Tuesday, May 18, 2010


 I would like to use this opportunity to discuss about the idea of this book that I have read it a few weeks ago. The book written by Dato’ Shukor Omar is a one of my favorite books that I have ever read during my lifetime.

 According to his writing, he would like to address the broader picture of the Malays and their business life. The development of Malay entrepreneurship in the past was thwarted by colonialism. Western colonialism had ended free trade and the spirit of entrepreneurship for the early Malay traders and Malay society at large. They continued to seek new opportunities to expand their economic interest, possibly through higher social status acquired from increased wealth derived from new colonies.

 The Culture of the Malays and their failure to acquire Islamic values compatible to the values of success had contributed to their failure in business life. Being Muslim, Malay economic and political survival cannot be divorced from other Muslim-dominated states in this era of globalization and the bigger issue of Islamic unity.

 The call for Muslim solidarity had been long recognized by Muslim community leaders. Finally, the Organization of Islamic Conference (OIC) was formed in 1972 with its headquarters in Jeddah, Saudi Arabia. Muslim majority countries are loosely affiliated through the OIC and are mainly dominated by Arabic speaking nations. Arabs have a superiority complex over non-Arabs speaking Muslim countries of Malaysia, Indonesia, Brunei, Iran, Pakistan, Turkey, Nigeria and others.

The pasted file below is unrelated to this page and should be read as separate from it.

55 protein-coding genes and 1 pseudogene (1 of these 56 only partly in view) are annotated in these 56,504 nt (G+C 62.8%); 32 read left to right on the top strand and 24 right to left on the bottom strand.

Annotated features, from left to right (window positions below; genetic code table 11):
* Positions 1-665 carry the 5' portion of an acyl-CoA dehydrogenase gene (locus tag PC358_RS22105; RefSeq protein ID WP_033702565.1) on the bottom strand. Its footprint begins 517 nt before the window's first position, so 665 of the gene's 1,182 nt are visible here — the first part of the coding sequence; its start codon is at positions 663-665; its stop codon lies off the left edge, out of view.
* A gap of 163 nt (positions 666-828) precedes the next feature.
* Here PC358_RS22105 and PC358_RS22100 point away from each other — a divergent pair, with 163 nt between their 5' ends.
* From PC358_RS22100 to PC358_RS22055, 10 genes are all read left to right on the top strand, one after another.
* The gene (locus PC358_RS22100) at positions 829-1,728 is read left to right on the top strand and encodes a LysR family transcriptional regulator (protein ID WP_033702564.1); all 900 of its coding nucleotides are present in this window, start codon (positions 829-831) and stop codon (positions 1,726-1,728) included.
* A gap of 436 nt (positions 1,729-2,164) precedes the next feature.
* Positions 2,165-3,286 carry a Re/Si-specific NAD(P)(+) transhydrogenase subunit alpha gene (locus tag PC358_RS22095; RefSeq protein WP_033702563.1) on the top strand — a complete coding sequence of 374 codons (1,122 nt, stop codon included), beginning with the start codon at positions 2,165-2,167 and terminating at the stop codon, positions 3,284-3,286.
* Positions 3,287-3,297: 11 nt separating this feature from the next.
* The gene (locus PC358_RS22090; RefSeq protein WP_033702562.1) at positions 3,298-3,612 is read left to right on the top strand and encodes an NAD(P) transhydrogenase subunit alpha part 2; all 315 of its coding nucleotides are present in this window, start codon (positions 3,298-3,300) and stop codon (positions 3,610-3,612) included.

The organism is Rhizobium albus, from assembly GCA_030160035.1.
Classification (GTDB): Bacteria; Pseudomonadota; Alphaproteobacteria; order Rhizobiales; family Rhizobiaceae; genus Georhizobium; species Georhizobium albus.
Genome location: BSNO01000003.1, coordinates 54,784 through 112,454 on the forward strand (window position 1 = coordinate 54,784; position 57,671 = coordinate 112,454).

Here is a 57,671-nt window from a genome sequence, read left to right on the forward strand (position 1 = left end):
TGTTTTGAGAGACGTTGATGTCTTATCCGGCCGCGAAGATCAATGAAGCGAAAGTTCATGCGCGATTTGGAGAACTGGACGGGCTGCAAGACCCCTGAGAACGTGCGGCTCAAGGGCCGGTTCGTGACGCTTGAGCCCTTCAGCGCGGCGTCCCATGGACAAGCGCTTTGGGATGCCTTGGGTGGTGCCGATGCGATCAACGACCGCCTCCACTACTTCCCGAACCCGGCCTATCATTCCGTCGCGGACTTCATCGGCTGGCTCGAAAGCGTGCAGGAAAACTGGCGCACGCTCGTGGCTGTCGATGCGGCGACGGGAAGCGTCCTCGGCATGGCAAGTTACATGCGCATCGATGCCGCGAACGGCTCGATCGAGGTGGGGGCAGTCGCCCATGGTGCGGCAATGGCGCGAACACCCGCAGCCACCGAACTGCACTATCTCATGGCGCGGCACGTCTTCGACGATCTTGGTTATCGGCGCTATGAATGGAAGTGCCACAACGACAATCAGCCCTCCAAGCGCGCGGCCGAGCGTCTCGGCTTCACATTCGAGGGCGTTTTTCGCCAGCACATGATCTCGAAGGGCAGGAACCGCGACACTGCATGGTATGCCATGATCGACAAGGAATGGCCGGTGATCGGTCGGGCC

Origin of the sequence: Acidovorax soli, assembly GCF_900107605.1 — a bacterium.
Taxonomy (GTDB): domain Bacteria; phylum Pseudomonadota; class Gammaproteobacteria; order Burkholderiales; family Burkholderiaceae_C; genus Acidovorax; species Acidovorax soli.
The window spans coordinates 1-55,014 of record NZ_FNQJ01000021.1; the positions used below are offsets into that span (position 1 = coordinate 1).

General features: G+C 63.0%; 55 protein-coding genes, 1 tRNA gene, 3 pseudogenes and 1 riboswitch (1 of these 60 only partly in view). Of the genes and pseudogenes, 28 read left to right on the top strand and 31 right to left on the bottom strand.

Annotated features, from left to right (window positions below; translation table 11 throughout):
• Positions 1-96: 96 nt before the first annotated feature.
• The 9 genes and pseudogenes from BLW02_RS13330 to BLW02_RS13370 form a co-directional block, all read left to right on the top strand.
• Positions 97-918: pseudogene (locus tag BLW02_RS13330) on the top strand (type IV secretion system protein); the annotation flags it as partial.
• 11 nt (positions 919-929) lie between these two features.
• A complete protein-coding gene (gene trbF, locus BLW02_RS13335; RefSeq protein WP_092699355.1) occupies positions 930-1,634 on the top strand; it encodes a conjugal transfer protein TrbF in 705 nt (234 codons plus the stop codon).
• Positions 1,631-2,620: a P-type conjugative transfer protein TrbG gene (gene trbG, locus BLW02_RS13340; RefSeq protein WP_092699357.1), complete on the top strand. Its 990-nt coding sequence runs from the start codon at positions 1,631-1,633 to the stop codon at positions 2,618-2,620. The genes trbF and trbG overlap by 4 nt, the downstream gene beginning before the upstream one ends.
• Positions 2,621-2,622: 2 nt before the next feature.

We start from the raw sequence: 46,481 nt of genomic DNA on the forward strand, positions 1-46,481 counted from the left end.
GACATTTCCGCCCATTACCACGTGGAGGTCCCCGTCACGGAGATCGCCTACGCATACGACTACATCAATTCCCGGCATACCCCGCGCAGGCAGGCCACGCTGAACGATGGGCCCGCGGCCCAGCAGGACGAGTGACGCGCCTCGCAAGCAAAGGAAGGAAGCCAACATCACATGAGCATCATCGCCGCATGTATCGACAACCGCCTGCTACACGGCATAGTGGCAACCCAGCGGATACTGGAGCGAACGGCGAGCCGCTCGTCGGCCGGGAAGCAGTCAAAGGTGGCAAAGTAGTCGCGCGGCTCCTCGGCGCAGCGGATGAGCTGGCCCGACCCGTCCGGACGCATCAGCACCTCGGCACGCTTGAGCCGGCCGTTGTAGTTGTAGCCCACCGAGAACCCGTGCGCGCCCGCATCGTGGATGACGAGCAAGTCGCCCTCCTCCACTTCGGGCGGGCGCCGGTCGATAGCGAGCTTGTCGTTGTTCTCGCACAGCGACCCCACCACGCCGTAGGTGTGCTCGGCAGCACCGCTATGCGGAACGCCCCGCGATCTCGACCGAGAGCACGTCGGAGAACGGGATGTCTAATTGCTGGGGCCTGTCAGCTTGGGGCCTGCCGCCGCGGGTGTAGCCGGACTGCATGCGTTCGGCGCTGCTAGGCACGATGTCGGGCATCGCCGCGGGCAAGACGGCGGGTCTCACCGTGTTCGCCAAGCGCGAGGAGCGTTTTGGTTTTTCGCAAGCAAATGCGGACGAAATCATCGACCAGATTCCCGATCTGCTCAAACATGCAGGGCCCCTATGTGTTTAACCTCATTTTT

The billions of US dollars accumulated from the oil wealth of the OIC countries only suggest that a divided wealth and the monopolization of wealth by some ‘Prince’ and ‘Emirs’ are of no help to Islamic unity and economic strength. The only power that the OIC has is the ‘oil power’, which should be used to the common benefit of the ummah, while its sovereignty is still in tact.

 Meanwhile, the author also proposes a model for the development of successful entrepreneurship. Understanding the basic theories may help to advance understanding of the subject and its requirements for successful entrepreneurship.

 As a conclusion, the future of the Malays lies in their character and personal integrity compatible to the values of success. No amount of economic assistance could redeem their failure in business unless the transformation of their character and values take place. The Malays must learn and discover themselves from the inside out. Any change must come from the inside of the individual, not by being forced from the outside if its to be long lasting and meaningful. These requirements will spur Malay survival and success in terms of their spiritual, political and socioeconomic well-being.